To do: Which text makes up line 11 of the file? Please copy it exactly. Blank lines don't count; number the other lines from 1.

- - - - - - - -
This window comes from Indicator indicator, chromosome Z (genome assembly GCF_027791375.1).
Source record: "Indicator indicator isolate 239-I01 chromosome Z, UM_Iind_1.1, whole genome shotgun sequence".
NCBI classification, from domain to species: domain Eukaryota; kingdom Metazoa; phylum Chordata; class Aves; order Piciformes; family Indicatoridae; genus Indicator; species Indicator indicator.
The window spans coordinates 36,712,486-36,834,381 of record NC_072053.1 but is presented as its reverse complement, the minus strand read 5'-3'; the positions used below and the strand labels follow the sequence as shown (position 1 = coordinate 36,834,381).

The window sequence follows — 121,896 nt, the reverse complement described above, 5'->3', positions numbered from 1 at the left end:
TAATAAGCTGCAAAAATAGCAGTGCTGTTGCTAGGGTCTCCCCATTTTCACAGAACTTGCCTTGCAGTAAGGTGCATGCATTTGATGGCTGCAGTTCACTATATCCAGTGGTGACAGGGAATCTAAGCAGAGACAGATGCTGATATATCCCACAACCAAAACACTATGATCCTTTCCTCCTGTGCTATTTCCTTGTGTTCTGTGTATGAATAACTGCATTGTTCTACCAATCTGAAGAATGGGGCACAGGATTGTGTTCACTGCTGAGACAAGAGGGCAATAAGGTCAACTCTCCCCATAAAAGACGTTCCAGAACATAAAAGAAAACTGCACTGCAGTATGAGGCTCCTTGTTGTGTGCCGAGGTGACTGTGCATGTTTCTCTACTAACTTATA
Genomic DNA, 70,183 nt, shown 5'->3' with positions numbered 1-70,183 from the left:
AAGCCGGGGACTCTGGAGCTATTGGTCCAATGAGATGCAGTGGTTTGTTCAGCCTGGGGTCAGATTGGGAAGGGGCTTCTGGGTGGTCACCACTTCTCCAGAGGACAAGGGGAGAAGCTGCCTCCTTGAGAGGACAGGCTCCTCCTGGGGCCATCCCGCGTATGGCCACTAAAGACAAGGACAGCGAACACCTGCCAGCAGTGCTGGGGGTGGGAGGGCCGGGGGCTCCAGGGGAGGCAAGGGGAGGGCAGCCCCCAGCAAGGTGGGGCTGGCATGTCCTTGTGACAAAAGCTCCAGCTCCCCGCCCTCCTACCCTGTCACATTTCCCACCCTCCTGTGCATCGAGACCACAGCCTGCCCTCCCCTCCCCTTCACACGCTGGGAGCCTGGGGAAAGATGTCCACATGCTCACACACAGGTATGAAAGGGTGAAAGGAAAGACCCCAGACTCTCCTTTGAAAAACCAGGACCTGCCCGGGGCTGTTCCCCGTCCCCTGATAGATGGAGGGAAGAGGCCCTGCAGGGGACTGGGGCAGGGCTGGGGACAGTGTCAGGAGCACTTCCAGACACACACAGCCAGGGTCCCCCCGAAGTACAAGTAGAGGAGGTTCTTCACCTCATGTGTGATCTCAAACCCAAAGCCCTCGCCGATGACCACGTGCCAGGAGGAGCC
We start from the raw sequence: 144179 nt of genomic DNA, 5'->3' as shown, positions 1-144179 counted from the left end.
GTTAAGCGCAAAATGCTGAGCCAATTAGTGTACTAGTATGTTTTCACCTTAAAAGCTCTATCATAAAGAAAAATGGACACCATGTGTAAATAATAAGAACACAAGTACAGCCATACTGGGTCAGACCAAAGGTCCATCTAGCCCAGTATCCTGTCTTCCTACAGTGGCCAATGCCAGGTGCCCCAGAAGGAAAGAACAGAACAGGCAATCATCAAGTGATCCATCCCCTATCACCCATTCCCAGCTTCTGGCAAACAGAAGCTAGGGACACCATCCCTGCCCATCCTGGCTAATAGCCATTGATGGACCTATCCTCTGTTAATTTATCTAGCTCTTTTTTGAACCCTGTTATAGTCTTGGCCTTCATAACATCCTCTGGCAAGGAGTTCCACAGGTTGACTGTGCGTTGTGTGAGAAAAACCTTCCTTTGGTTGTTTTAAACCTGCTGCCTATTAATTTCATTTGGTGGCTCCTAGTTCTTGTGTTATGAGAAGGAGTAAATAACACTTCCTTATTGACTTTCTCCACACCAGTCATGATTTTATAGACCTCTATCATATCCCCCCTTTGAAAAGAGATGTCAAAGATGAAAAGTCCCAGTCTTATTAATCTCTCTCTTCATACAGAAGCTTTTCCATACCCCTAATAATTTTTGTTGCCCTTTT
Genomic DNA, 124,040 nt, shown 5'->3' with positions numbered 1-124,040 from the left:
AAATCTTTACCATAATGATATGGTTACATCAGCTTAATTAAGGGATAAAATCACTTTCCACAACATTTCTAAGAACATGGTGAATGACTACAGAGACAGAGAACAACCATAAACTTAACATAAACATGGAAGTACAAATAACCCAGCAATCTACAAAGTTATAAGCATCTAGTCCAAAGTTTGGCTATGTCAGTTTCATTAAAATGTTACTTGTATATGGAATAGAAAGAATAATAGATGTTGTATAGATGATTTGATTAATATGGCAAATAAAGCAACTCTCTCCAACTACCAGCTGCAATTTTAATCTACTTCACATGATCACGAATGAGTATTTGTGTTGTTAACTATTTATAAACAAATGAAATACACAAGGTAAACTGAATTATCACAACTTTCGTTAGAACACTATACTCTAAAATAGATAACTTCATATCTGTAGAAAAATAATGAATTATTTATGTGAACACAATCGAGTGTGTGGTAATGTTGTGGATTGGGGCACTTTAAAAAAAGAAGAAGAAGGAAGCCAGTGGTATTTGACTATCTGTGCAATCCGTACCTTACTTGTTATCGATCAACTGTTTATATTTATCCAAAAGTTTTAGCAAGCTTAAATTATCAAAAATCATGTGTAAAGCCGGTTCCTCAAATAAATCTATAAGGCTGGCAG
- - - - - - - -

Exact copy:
Genomic DNA, 124,040 nt, shown 5'->3' with positions numbered 1-124,040 from the left: